Easy Kimchi

Makes approximately two twelve ounce jars.

Ingredients

2 heads Napa cabbage, chopped
2 pieces daikon radish, chopped
1 bunch scallions, chopped
4-6 cloves garlic
1-2 inch piece of ginger, peeled
1/4 – 1/2 cup  red pepper flakes, depending on how spicy you like it
1-2 tsp fish sauce optional
3-4 TBSPs sea salt
Directions
1. Trim ends of cabbage and chop any way you want – thin or thick strips is fine.  Chop the daikon radish and scallions as well.
2.  Add the salt to the vegetables and mix thoroughly.  Let sit for an hour or two.  The salt will draw out the water.  This is known as the “dry salt” method and the one I prefer.   If you don’t want to wait a few hours you can simply crush and squeeze the veggies with your hands.  Do this for a minute or two until the veggies get nice and wet from the water that is released.
3. In a food processor, blend the garlic, ginger and chili flakes into a paste.
4. Pack mixture into mason jars
5.  Press mixture firmly into the jars until the water starts rising
6.  Put the lids on and leave the jars at room temperature for 2-7 days.  Open the lids every day to release the gasses that form as a byproduct of fermentation.  If the water level rises, drain some off.  If the vegetables rise above the level of the water, pack them back under the water with your hands or the veggie stomper.
7. Taste the kimchi after 2 days.  It should taste pleasantly sour.  If not, continue to let it ferment and taste it every day until you find the taste acceptable.  Transfer to the fridge where it will continue to ferment (and the taste will change!) albeit at a much slower pace.  It will last for at least six months.

Flower CSA Returns

Our Spring Flower CSA is back! Check out our Flower CSA page to find out more about ordering these beautiful bouquets.

(Flowers will change weekly depending upon availability, so not every week will look like this gorgeous bouquet, but will always be beautiful.)

CSA Spring CSA Week3A Newsletter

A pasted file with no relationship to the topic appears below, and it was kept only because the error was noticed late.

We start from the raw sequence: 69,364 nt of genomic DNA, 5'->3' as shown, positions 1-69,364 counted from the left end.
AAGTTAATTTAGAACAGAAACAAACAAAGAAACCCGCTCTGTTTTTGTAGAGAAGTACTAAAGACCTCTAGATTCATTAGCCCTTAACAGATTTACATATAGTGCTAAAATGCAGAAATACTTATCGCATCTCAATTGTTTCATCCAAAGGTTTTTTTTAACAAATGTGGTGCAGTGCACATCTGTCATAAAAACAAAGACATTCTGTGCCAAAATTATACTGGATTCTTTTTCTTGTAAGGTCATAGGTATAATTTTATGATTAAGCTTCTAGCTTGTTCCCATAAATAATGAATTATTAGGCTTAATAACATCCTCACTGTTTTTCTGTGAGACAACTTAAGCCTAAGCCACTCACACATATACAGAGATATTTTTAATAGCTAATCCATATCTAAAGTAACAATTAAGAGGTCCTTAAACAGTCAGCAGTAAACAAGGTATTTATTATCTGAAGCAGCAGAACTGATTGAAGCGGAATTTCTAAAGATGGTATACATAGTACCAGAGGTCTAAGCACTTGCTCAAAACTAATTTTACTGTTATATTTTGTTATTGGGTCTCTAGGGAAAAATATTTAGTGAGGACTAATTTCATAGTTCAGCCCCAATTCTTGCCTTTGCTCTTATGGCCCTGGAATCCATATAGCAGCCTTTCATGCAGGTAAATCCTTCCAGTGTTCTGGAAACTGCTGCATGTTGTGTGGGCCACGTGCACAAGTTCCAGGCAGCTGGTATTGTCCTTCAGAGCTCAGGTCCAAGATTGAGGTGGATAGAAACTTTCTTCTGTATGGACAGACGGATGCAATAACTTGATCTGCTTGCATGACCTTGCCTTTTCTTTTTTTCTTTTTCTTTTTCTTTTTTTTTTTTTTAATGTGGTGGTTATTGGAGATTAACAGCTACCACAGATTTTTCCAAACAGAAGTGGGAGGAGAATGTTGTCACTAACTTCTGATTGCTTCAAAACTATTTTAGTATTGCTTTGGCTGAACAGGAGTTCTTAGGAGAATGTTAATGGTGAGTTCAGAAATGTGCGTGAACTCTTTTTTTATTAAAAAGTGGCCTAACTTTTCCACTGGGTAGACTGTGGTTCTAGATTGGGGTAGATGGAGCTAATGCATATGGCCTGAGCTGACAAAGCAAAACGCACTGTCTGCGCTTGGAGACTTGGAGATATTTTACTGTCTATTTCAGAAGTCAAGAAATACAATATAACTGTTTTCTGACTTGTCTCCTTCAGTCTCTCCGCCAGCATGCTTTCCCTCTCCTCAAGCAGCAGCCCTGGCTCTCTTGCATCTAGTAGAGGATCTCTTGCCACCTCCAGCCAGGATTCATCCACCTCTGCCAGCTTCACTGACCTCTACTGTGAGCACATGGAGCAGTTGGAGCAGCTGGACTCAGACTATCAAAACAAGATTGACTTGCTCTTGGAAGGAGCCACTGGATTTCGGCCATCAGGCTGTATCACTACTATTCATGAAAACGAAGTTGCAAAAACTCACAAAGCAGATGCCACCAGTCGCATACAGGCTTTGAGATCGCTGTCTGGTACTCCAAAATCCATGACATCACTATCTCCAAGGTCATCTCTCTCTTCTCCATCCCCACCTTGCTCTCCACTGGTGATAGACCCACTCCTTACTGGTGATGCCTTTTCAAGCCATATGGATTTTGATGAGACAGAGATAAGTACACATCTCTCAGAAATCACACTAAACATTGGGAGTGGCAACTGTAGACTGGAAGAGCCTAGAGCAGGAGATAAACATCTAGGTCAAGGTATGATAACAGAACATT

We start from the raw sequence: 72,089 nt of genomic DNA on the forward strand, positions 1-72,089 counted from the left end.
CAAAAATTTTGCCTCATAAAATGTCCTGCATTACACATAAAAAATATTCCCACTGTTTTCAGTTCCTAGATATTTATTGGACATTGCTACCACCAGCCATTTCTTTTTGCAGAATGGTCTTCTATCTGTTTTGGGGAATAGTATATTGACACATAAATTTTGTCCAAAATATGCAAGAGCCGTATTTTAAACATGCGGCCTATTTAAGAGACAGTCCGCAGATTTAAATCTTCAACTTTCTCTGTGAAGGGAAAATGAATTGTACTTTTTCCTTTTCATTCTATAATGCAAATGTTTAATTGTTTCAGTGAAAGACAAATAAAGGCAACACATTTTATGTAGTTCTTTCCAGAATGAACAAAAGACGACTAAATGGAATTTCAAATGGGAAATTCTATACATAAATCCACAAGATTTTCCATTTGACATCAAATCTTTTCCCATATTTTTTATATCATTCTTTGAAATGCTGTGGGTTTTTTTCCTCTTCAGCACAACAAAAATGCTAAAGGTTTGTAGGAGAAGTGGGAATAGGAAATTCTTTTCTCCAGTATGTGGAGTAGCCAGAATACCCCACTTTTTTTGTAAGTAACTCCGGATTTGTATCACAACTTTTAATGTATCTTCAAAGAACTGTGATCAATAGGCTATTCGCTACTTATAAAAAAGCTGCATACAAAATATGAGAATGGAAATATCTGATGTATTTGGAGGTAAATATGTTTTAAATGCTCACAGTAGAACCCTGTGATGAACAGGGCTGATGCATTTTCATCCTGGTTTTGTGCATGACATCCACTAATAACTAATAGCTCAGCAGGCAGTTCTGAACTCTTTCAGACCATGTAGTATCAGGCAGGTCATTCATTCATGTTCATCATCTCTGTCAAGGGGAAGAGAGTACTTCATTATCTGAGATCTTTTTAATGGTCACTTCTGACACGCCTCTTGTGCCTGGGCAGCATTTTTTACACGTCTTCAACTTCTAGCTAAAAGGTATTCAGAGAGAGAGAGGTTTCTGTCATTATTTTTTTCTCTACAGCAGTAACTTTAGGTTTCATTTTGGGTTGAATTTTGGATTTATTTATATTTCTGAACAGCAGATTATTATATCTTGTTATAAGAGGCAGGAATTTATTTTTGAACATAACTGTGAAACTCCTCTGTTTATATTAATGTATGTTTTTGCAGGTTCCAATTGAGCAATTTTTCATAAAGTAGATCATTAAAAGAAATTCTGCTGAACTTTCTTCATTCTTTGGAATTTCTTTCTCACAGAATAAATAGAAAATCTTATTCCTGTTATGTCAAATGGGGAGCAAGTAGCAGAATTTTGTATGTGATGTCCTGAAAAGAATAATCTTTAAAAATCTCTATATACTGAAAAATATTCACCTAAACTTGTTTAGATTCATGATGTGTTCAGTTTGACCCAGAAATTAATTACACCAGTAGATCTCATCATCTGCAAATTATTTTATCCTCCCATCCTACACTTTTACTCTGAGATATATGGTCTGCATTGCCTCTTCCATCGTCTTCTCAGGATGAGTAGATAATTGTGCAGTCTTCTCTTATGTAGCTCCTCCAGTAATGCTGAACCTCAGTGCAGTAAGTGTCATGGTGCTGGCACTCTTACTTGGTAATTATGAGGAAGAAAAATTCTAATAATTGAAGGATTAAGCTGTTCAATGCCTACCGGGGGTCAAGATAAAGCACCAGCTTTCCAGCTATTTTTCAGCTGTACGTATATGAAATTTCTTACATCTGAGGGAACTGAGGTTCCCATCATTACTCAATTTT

Visions of Green Fields

Warm days, cool evenings, and intermittent rains bring Spring to a brilliant crescendo of color — ten shades of green splashed with wine cup red, bonnet blue, and buttercup yellow. The farmer stands in awe at nature’s exuberance, once again caught off-guard by its silent rush to dress up and burst forth into the world. Everything in flux. Nothing staying put. A wild parade of growth that marches past him as he hastily pulls his babies out of its path.

Yes, it’s that time of year again, albeit a fortnight early by most planting calendars. This week’s harvest runs the gamut from fennel steaks that barely survived the late December freeze to romaine lettuce that baked under a summer-like sun. And now comes the moment he had waited for, dreamed about in mid winter when the farm finally appeared under control and promised to follow his best laid plans. Amid swarms of harlequin bugs and regiments of Johnson Grass, the farmer unveiled the white row cover and exposed his prized possession — the most tender, leafy, unmolested row of hakurei turnips he has ever grown.

As white and luminous as the full moon that rose later that evening, those sweet orbs were washed and packed and safely stored. A small victory worthy of a good meal, exalted, hopefully, by some brilliant menu that would honor the arduous journey.

The farmer has more to share — carrots and new potatoes ready in the next week or two; squash and cucumbers on their heels; and tomatoes already the size of easter eggs. And the farmer has more to tell, like how 30 Austin creatives celebrated the new moon at the city farm last night as part of the Moon Language Story Circle* gatherings. All it took was a fire and a dozen brave artists to hold back the storms with their poetry, music and timeless stories. A quintessential Austin moment was brought forth as gracefully and magically as those delicious turnips with the can’t-spell-me name. 

Alas, however, the farmer has run out of space and time. The Spring that sprung before its time has stolen the hours as well. 

-Farmer Skip

*Feel free to attend the next full moon meeting, which will be held at Urban Roots.

HMI Presents: Open Gate at Green Gate Farms

Join us April 29, 9am-4pm  for the Green Gate Farms Day, part of HMI’s Open Gate Learning Series. Open Gates are peer-to-peer action-based learning days with short presentations and small group exercises geared for participants to share discoveries and management techniques with guidance from experienced facilitators and producers.

Since 1984, HMI has helped communities grow and thrive by educating family farmers and ranchers and pastoralists in regenerative agricultural practices that empower them to strengthen their businesses, produce healthier food, improve local wildlife habitats and protect the environment. Their mission is to educate people in regenerative agriculture for healthy land and thriving communities.

Presenters include Peggy Sechrist from Holistic Management, Skip Connett & Erin Flynn, Green Gate Farm Owners, Ronda Rutledge the Executive Director of Sustainable Food Center • Robert Maggiani from NCAT (National Center for Appropriate Technology), and Edwin Marty, a Food Policy Manager for the City of Austin.

In addition to Erin & Skip’s story and tour of the farm, there will be a wonderful in-depth discussion about the benefits and challenges of neighborhood farms. The lunch will be lovingly made by Andria Millie from Culvito Catering from pork and vegetables grown at Green Gate Farm.

Click here for more information and to sign up.
Scholarship opportunities are available.